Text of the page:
A favorite of watch aficionados, this is the one with an almost iridescent blueish-silver dial. Case size is a pleasing for many 40.5mm, and the movement hacks and hand winds. The hands and indices look razor sharp, the case back is an exhibition style showing off the 23-jewel movement, and the slightly tapered crown has a classically styled Seiko “S” etched into it. But it’s the band that’s a deal breaker for some of us. Sure it’s pliable leather with a soft underside, and the blue accent stitching is neat, but the topside is a glossy almost patent leather. It’s easy to see what they’re going for here, but it just doesn’t do the piece justice. Looks like something they stole off a pair of 10 year-old’s dance class tap shoes. Yet a strap change-out is simple enough. Go with a black croc style embossed instead.


Seiko GMT Automatic in Black/Gray or Blue/Black – $475

Review here. Diameter is a sporty 42.5mm (which wears more like 41mm), it has 100m of water resistance, and the caseback is an exhibition style so you can see the workings of the GMT movement. Movement hacks and hand winds, and while the crown doesn’t screw down, it feels nice and secure in the seated, waterproof position. Be patient, keep an eye out (we’ll do our best for you too), and you could score one for 20% – 25% off at an authorized dealer.


Citizen Promaster Dive Automatic NY0129-58L – $279.42 ($475)

It’s a Citizen, it’s got an automatic movement, it has a 200m water resistance rating, and that blue textured dial is something else. This is the same model that during last autumn’s “Prime Day 2” event, Amazon was requiring people to sign up to have a chance to get it on sale. Granted, it was at a limited time lower price ($199), but since then, the blue dial option (by far the most desirable) has been stuck pretty close to if not at full MSRP. It has finally gone on significant sale thanks to the Amazon pricing robots. Fratello got an in person look a couple months back and… wait, does this thing come with an on-the-fly micro adjustment? Or something like that acting as a diver’s extension?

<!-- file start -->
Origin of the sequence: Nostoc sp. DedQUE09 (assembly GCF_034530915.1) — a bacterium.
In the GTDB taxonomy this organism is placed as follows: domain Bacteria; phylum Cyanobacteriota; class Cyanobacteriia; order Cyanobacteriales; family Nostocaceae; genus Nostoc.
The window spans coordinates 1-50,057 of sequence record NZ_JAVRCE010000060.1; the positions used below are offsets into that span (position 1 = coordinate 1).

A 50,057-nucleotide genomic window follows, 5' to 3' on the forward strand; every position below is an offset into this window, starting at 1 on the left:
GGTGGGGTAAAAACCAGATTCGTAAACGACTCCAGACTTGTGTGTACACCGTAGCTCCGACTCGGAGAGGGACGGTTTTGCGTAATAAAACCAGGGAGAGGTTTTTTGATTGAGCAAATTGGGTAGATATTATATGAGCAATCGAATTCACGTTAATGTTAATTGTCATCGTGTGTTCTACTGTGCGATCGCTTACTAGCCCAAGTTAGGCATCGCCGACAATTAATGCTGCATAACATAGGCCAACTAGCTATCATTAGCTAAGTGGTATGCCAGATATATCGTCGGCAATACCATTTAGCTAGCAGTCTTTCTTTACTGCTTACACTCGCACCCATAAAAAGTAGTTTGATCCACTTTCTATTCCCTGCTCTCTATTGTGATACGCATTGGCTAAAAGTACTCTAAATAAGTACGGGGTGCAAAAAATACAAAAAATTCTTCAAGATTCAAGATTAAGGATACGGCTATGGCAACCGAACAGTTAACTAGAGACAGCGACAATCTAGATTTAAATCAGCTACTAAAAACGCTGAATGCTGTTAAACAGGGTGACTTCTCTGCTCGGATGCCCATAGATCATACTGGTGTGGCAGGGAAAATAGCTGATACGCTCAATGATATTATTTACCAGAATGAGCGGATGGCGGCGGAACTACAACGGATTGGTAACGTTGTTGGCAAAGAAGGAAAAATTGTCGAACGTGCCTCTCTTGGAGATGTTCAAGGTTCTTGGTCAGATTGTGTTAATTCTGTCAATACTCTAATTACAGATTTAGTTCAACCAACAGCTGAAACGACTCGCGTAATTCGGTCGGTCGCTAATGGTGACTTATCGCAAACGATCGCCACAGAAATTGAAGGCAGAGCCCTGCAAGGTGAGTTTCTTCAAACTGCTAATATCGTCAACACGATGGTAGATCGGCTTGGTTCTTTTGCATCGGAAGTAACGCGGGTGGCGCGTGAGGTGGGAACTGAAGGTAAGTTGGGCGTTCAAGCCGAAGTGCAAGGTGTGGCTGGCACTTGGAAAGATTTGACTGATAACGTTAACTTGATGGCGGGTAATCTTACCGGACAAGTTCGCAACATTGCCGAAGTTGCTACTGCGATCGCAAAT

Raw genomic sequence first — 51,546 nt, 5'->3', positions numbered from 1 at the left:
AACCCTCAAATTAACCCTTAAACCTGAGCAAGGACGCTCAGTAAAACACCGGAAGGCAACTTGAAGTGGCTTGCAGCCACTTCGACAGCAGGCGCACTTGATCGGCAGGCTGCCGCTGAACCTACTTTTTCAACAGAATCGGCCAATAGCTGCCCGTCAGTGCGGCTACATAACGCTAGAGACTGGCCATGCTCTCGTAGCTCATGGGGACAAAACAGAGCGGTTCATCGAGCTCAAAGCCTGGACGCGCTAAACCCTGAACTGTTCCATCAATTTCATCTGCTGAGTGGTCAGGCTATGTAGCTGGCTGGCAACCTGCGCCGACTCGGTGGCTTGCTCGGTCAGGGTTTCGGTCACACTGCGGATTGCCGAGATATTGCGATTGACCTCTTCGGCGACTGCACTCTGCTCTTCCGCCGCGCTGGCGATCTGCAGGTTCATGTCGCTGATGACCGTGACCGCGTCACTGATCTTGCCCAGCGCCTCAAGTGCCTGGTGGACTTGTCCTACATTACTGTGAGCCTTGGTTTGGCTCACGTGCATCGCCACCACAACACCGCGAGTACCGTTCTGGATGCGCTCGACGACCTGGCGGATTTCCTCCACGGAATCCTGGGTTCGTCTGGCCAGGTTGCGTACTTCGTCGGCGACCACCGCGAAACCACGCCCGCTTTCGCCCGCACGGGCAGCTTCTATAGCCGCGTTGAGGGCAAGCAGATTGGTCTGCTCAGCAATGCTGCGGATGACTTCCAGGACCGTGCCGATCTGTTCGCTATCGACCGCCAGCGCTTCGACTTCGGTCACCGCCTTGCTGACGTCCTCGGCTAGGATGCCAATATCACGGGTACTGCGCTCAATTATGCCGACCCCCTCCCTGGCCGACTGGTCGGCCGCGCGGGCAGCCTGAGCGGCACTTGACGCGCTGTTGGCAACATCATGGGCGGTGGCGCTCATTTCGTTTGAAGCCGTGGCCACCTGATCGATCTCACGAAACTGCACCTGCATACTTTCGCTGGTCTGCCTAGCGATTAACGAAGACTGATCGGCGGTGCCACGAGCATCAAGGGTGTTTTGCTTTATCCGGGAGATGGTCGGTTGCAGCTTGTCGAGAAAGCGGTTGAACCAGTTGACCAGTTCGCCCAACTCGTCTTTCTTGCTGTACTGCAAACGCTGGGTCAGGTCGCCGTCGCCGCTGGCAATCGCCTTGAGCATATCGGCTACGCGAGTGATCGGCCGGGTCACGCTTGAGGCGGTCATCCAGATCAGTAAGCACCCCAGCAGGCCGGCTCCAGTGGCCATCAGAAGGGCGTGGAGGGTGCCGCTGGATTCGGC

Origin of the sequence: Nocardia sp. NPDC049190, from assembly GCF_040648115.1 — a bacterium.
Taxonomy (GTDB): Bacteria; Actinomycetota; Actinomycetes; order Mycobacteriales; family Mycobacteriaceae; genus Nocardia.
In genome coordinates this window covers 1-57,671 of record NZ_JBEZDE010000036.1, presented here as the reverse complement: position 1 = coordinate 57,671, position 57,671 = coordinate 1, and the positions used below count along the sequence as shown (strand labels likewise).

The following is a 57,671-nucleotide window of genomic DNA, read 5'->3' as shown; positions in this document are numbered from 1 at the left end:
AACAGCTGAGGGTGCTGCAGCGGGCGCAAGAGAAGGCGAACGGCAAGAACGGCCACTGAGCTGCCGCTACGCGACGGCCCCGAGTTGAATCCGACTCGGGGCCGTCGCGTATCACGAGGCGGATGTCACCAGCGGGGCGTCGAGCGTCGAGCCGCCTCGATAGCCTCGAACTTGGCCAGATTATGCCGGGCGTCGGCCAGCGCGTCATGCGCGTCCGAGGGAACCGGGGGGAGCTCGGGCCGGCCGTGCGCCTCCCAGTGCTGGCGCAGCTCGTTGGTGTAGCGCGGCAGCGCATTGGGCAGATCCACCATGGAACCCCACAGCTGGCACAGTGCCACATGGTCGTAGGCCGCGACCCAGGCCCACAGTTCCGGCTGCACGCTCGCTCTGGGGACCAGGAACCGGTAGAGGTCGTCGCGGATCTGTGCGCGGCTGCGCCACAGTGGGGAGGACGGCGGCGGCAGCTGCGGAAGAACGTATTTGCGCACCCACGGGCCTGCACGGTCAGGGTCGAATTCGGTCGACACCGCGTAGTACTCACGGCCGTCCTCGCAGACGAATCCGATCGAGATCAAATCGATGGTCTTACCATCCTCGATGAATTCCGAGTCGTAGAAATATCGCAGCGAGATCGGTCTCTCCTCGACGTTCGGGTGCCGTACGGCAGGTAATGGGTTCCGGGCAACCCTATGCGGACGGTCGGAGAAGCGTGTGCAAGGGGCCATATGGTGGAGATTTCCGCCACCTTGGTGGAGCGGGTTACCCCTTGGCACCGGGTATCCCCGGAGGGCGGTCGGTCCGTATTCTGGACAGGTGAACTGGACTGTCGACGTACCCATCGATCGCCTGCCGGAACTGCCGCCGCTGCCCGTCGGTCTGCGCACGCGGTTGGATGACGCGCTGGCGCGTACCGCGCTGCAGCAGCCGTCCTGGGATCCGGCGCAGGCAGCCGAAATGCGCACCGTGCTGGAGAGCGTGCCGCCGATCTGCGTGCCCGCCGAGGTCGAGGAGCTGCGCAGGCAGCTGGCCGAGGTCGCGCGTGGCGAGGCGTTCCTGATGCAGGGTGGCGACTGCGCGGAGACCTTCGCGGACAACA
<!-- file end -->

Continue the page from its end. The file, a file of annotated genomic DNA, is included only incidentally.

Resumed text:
Lorier Neptune SIV – $499 (currently out of stock)

Full review here. Can you give a grad or dad an IOU for a watch that won’t be ready to ship for a couple of months? Seems a little weird, but if it’s the Lorier Neptune it could still be very, very well appreciated all the same. It’s arguably the best bang for the buck + best looking watch under five hundred bucks. 39mm case diameter leans classic but not tiny. Details like the big arrow hour hand and sizable crown are details gently borrowed from watches 10x its cost. Looks great on a NATO too.


Hamilton Khaki Field Mechanical 38mm – $595

Another one for the outdoorsy/leans casual/rugged fellas. A classic field watch like this certainly does say “take me outside, please.” 38mm in diameter. Manual wind mechanical movement. 80 hour, yes 80 hour power reserve when fully wound. Full review here.


Baltic Bicompax 002 Mechanical Chronograph Watch – $580 – $610*

Full review here. Looks amazing, and if the Grad or Dad you’re shopping for (even if it’s you, especially if it’s you…) loves mechanical watches AND loves chronographs… then you know sticking to a realistic budget is difficult. Baltic is the answer when the question is “what’s a good looking mechanical chronograph for under a grand?”

*Note: Since Baltic is a French company that assembles and ships their watches from France, their prices are listed in Euros. So prices can fluctuate due to exchange rates. Also, it’s available with a closed caseback, or an exhibition caseback for an additional 25 euros.


Lorier Hydra GMT SIII – $599

Full review here. Does everything and looks great as it does all the things. GMT function but has the body and bezel of a dive watch. Dive bezel for quick timekeeping jobs. 200m water resistance. Made in Japan Miyota 9075 automatic movement. 41mm diameter, 46mm lug-to-lug, 12.2mm case thickness + 2.4mm dome crystal, 20mm lug width. Should be easy to wear by most. Has some nice (but not overwhelming) wrist presence.


Baltic Aquascaphe Automatic – $630ish

Full review here. The Baltic Aquascaphe is the rare social media favorite which actually lives up to the hype. Assembled in France, powered by one of Miyota’s hacking and hand-windable premium automatic movements (9039), and sized in a pleasing to many 39mm diameter. The total package combines for a less-fortunate (but still quite fortunate) man’s version of the Omega Seamaster 300. Base price gets you the watch and a tropic rubber strap. If you want a flat link bracelet it’ll cost you an additional 80 euros. And know that the bracelet has brushed center links, but the links on the edges are polished. That’ll be a little too flashy for some tastes. Some of us are “all brushed or nothing” when it comes to watch bracelets. It also looks really, really good on a NATO strap.